There’s nothing like walking out of a summer heat wave and into the frigid comfort of air conditioning. But for some homes, especially those built before the 1950s, AC isn’t an option. So how do you keep a house cool in the summer without air conditioning?
The answer: summer-proof each floor, one by one.
Here are the 18 best ways to keep your house cool without AC, from top to bottom – starting with the attic.
Attics take the brunt of the heat our homes face during the summer. “Your attic is typically 20 to 30 degrees hotter than the rest of your home,” says Scott Trento of Quiet Cool Systems. “If there’s not enough venting, it’s going to trap a lot of hot air which can heat up your entire home. Use an attic fan to improve ventilation.”
Attic fans are typically either gable or roof mounted. Installing gable mount fans is easy, as they are designed to attach to the existing vents of your attic. To install a roof mount attic fan, you’ll need to cut an opening for it – this is a little more work but it creates a tighter seal and stronger suction, which helps cool your attic more efficiently.
For a cooling solution that adjusts to the weather, you can opt for a Smart Attic Fan, which automatically changes fan speeds depending on the temperature inside your attic.
Another way to keep your home cool in the summer is to insulate your attic from top to bottom. This will lower the amount of heat that enters your attic and prevent it from escaping to the rest of the home below.
On a sweltering day, traditional black roof materials can become over 100 degrees hotter than the air around them. A white roof can be a great way to keep your house cool in the summer because it reflects heat instead of absorbing it, keeping the warmth from seeping into the rest of your home.
You can install white roof panels or apply white roof coating if you have a flat or metal roof.
Like the attic, your upstairs tends to trap rising heat and using window box fans is a great way to keep a house cool in the summer naturally. When cooling a room with fans in windows, face them outward to vent the hot air out, especially when it’s hotter outside.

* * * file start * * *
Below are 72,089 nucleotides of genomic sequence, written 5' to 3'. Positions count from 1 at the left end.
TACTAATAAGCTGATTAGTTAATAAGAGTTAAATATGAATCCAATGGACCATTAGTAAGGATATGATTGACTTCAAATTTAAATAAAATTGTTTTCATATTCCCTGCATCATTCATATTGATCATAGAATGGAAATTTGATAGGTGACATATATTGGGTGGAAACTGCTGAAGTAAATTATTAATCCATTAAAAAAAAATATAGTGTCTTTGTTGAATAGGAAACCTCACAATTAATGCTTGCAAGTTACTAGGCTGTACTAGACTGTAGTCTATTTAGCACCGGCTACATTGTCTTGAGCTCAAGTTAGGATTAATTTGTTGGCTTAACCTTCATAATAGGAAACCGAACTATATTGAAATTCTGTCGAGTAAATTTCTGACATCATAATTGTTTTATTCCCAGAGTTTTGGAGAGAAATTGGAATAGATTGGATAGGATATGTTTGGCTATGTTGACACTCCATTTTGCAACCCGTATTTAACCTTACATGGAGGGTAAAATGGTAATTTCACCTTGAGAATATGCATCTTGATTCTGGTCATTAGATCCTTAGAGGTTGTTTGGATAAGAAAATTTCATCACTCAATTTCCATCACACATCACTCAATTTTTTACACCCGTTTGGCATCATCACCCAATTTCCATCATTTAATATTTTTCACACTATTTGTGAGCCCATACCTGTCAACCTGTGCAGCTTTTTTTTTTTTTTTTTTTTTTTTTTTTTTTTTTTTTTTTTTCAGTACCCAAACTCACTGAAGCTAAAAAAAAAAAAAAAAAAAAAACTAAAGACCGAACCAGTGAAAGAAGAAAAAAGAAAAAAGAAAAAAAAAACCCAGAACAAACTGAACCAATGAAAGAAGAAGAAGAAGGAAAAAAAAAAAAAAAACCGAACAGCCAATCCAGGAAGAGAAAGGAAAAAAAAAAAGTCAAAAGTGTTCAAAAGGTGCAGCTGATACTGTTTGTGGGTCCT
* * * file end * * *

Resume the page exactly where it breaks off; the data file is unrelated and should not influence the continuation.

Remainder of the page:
“One of the best ways to keep cool without AC is to install ceiling fans,” according to cooling expert Dan Nelson, senior director at Big Ass Fans.
“Anywhere people tend to congregate, whether it’s the bedroom, living room or kitchen, those are the spaces where you’re going to get the most benefit from a ceiling fan,” says Nelson.
But where the fans are installed is only the half of it; picking the right sized fan for your room is also important for effective cooling:
“Smaller rooms, around 15 feet by 15 feet or less don’t need anything larger than a 52-inch ceiling fan. For 20 feet by 20 feet rooms, we recommend a 60-inch fan. For larger rooms, 30 feet by 30 feet and above, you’re going to want an 84-inch fan.”
Dan Nelson | Big Ass Fans
New ceiling fans may be costly upfront but they are much less expensive than installing and using AC in the long run. “Ceiling fans are incredibly energy efficient, and our ENERGY STAR® Certified Haiku fans really stand out,” says Nelson. “If you run a Haiku fan non-stop for a year straight, you can expect to pay between $ 5 and $ 10 in electricity.”
Put to the same test, the most inefficient ceiling fans would cost around $ 120 per year, but even this is much cheaper than air conditioning. The cost to run central air can be as high as $ 120 per month – and that’s if you only run it six hours a day.